And he was forbidden by labor regulations from interviewing anyone at all. He was a news reader and that was that.
And I was in the audience of TV critics in 1977 at the CBC fall launch when Knowlton Nash stood up and said "I've lost my Mr. Clean."
Knowlton was referring to the defection that day of Lloyd Robertson to CTV to co-anchor with Harvey Kirck.
Lloyd --who I still talk to--died CBC anchors a huge favor. He was tired of being just a talking head and when he left the rules changed to make the anchor a true news reporter.
Peter Kent stepped in and later left for NBC before turning up again on Global TV.
And then Nash --then head of CBC news and current affairs--virtually chose himself as Kent's replacement.
And then --28 years ago--it was Mansbridge's turn --he was threatening to jump to the CBS Morning News until Nash graciously stepped aside.
That run of almost three decades will never be surpassed I'm willing to bet.
And I hail Mansbridge as a wily survivor of the CBC--the bureaucratic wranglings behind-the-scenes defeated many another CBC reporter.
Whj will replace Mansbridge?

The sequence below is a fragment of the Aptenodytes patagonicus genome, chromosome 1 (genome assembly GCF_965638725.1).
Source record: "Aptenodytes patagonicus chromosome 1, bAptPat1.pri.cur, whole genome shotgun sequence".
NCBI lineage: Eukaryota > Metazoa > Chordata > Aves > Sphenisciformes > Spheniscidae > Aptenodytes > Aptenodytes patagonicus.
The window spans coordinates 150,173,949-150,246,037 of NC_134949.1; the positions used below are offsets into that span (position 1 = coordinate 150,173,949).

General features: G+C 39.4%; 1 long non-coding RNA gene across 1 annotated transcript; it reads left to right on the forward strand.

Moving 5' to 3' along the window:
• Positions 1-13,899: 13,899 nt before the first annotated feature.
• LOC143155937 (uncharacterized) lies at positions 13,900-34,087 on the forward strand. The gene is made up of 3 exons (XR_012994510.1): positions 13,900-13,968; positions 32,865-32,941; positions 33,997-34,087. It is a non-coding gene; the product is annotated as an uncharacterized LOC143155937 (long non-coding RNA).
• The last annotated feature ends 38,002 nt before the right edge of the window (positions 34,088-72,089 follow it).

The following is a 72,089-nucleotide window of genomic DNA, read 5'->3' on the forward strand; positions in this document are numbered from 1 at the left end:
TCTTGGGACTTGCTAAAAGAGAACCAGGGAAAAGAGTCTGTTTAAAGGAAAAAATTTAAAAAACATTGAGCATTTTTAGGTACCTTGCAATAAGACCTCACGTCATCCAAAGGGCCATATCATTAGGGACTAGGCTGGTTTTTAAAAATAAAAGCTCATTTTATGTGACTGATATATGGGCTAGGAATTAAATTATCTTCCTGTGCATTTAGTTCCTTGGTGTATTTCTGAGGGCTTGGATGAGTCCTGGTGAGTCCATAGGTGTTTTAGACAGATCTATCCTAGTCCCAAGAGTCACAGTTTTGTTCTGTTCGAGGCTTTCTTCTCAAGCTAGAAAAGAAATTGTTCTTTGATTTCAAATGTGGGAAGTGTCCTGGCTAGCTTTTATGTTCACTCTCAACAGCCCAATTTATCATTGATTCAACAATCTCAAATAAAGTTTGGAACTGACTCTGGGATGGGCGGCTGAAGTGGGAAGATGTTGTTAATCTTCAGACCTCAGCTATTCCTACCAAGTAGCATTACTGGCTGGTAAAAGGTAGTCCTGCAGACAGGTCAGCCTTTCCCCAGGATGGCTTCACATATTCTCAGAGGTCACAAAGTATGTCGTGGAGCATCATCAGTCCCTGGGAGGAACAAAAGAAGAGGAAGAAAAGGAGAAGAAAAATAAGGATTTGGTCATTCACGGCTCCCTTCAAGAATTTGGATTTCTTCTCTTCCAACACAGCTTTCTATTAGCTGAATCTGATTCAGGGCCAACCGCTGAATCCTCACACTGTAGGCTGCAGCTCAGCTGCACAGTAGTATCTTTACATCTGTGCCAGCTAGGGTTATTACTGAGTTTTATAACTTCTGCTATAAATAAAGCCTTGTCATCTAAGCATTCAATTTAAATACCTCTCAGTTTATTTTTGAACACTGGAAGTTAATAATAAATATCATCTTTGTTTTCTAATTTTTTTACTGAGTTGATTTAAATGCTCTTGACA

Well, CBC did have two hot contenders a year ago but both Amanda Lang and Evcan Solomon jumped ship after controversies.
I'm hearing CTV's Kevin Newman is in the mix as is CBC veteran Ian Hanomansing.
Some of the departing notices were downright rude --The Globe And Mail's  TV writer  John Doyle was particularly nasty.
I had some notable run ins with Mansbridge.
I hated CBC's The Journal when it debuted and a phalanx of CBC vice-presidents visited star Managing Editror Ray Timson to have me fired.
He kept them waiting for an hour and then sent the message:"I don't talk to flacks."
But when I retired in 2008 Mansbridge attended my farewell and said some very nice things. Because at heart I always was a CBC supporter.
The biggest mistake in those years was the change of times --CBC TV News debuted in 1952 at 11 p.m. because that was the earliest film from Washington and Ottawa could be air freighted to the Toronto headquarters.
When CBC moved it to 10 p.m. it disrupted the TV viewing habits of millions and ratings suffered,
Also, at 10 p.m. all the big hourlong dramas on U.S. TV were on --it was far too competitive an hour for CBC News to survive.
For years Mansbridge had to share his hour with the likes of Pam Wallin and Hana Gartner who told me he was hardly a collegial co-host.
In recent years he's done it all with startling professionalism.
Ratings have shrunk as the number of TV channels expanded.
But I have to say I never ever heard Mansbridge flub a line or name.
Who will replace him?Ian Hanomansin
Mansbridge says he'll stick around for other chores as Nash remained for years afterward.
Mansbridge has survived a lot --he has been the face of The National for 28 years during some very trying times.
When I started covering CBC in 1970 there were 10 channels and no cable competitors.
So hail and farewell!